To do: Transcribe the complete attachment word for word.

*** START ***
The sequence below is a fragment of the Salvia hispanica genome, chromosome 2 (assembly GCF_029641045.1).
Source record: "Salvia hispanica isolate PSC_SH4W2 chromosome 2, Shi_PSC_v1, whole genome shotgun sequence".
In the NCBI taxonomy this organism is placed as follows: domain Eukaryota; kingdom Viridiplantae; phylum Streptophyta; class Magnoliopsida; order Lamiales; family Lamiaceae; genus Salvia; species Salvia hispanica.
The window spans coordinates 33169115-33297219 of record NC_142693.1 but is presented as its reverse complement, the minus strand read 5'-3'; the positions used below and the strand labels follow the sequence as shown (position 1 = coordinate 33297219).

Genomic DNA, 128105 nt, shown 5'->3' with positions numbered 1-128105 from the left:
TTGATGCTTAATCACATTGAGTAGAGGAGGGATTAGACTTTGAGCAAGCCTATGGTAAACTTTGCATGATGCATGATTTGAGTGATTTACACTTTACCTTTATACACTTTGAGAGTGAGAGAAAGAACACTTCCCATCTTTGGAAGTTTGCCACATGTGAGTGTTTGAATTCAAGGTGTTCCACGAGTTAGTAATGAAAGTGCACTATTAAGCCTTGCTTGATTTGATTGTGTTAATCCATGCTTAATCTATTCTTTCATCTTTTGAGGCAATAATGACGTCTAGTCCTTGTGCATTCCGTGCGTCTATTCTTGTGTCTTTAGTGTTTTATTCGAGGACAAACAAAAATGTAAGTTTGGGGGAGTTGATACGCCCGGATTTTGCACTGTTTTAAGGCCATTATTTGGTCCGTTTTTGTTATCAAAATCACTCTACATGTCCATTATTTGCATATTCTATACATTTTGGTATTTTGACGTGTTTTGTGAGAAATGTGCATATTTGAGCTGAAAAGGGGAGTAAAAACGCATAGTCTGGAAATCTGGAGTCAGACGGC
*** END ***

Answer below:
The sequence below is a fragment of the Salvia hispanica genome, chromosome 2 (assembly GCF_029641045.1).
Source record: "Salvia hispanica isolate PSC_SH4W2 chromosome 2, Shi_PSC_v1, whole genome shotgun sequence".
In the NCBI taxonomy this organism is placed as follows: domain Eukaryota; kingdom Viridiplantae; phylum Streptophyta; class Magnoliopsida; order Lamiales; family Lamiaceae; genus Salvia; species Salvia hispanica.
The window spans coordinates 33169115-33297219 of record NC_142693.1 but is presented as its reverse complement, the minus strand read 5'-3'; the positions used below and the strand labels follow the sequence as shown (position 1 = coordinate 33297219).

Genomic DNA, 128105 nt, shown 5'->3' with positions numbered 1-128105 from the left:
TTGATGCTTAATCACATTGAGTAGAGGAGGGATTAGACTTTGAGCAAGCCTATGGTAAACTTTGCATGATGCATGATTTGAGTGATTTACACTTTACCTTTATACACTTTGAGAGTGAGAGAAAGAACACTTCCCATCTTTGGAAGTTTGCCACATGTGAGTGTTTGAATTCAAGGTGTTCCACGAGTTAGTAATGAAAGTGCACTATTAAGCCTTGCTTGATTTGATTGTGTTAATCCATGCTTAATCTATTCTTTCATCTTTTGAGGCAATAATGACGTCTAGTCCTTGTGCATTCCGTGCGTCTATTCTTGTGTCTTTAGTGTTTTATTCGAGGACAAACAAAAATGTAAGTTTGGGGGAGTTGATACGCCCGGATTTTGCACTGTTTTAAGGCCATTATTTGGTCCGTTTTTGTTATCAAAATCACTCTACATGTCCATTATTTGCATATTCTATACATTTTGGTATTTTGACGTGTTTTGTGAGAAATGTGCATATTTGAGCTGAAAAGGGGAGTAAAAACGCATAGTCTGGAAATCTGGAGTCAGACGGC